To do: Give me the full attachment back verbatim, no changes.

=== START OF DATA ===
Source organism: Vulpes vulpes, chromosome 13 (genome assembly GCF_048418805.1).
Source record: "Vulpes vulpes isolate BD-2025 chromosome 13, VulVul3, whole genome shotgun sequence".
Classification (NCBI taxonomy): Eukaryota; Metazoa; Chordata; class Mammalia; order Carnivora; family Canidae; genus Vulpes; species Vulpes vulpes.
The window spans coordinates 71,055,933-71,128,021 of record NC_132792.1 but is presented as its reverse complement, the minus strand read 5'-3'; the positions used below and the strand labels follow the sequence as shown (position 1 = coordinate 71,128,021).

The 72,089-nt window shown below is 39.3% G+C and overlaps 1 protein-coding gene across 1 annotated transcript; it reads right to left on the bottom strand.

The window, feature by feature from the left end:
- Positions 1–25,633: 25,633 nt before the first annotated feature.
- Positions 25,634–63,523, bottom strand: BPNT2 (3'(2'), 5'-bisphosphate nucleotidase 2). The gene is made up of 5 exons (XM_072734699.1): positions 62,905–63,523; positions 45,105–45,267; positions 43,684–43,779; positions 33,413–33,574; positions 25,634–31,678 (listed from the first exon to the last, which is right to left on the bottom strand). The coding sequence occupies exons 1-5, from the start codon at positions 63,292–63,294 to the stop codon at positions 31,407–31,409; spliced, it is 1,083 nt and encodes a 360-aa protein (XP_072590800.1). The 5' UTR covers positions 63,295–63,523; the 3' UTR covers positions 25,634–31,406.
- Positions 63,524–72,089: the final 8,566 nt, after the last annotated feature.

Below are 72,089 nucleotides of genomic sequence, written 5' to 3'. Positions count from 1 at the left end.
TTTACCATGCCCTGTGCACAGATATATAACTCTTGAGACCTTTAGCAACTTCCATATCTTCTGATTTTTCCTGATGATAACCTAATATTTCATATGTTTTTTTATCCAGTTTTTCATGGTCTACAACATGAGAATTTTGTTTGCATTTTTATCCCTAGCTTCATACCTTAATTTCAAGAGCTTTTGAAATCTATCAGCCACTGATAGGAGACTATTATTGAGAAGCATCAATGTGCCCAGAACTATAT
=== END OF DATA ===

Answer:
Source organism: Vulpes vulpes, chromosome 13 (genome assembly GCF_048418805.1).
Source record: "Vulpes vulpes isolate BD-2025 chromosome 13, VulVul3, whole genome shotgun sequence".
Classification (NCBI taxonomy): Eukaryota; Metazoa; Chordata; class Mammalia; order Carnivora; family Canidae; genus Vulpes; species Vulpes vulpes.
The window spans coordinates 71,055,933-71,128,021 of record NC_132792.1 but is presented as its reverse complement, the minus strand read 5'-3'; the positions used below and the strand labels follow the sequence as shown (position 1 = coordinate 71,128,021).

The 72,089-nt window shown below is 39.3% G+C and overlaps 1 protein-coding gene across 1 annotated transcript; it reads right to left on the bottom strand.

The window, feature by feature from the left end:
- Positions 1–25,633: 25,633 nt before the first annotated feature.
- Positions 25,634–63,523, bottom strand: BPNT2 (3'(2'), 5'-bisphosphate nucleotidase 2). The gene is made up of 5 exons (XM_072734699.1): positions 62,905–63,523; positions 45,105–45,267; positions 43,684–43,779; positions 33,413–33,574; positions 25,634–31,678 (listed from the first exon to the last, which is right to left on the bottom strand). The coding sequence occupies exons 1-5, from the start codon at positions 63,292–63,294 to the stop codon at positions 31,407–31,409; spliced, it is 1,083 nt and encodes a 360-aa protein (XP_072590800.1). The 5' UTR covers positions 63,295–63,523; the 3' UTR covers positions 25,634–31,406.
- Positions 63,524–72,089: the final 8,566 nt, after the last annotated feature.

Below are 72,089 nucleotides of genomic sequence, written 5' to 3'. Positions count from 1 at the left end.
TTTACCATGCCCTGTGCACAGATATATAACTCTTGAGACCTTTAGCAACTTCCATATCTTCTGATTTTTCCTGATGATAACCTAATATTTCATATGTTTTTTTATCCAGTTTTTCATGGTCTACAACATGAGAATTTTGTTTGCATTTTTATCCCTAGCTTCATACCTTAATTTCAAGAGCTTTTGAAATCTATCAGCCACTGATAGGAGACTATTATTGAGAAGCATCAATGTGCCCAGAACTATAT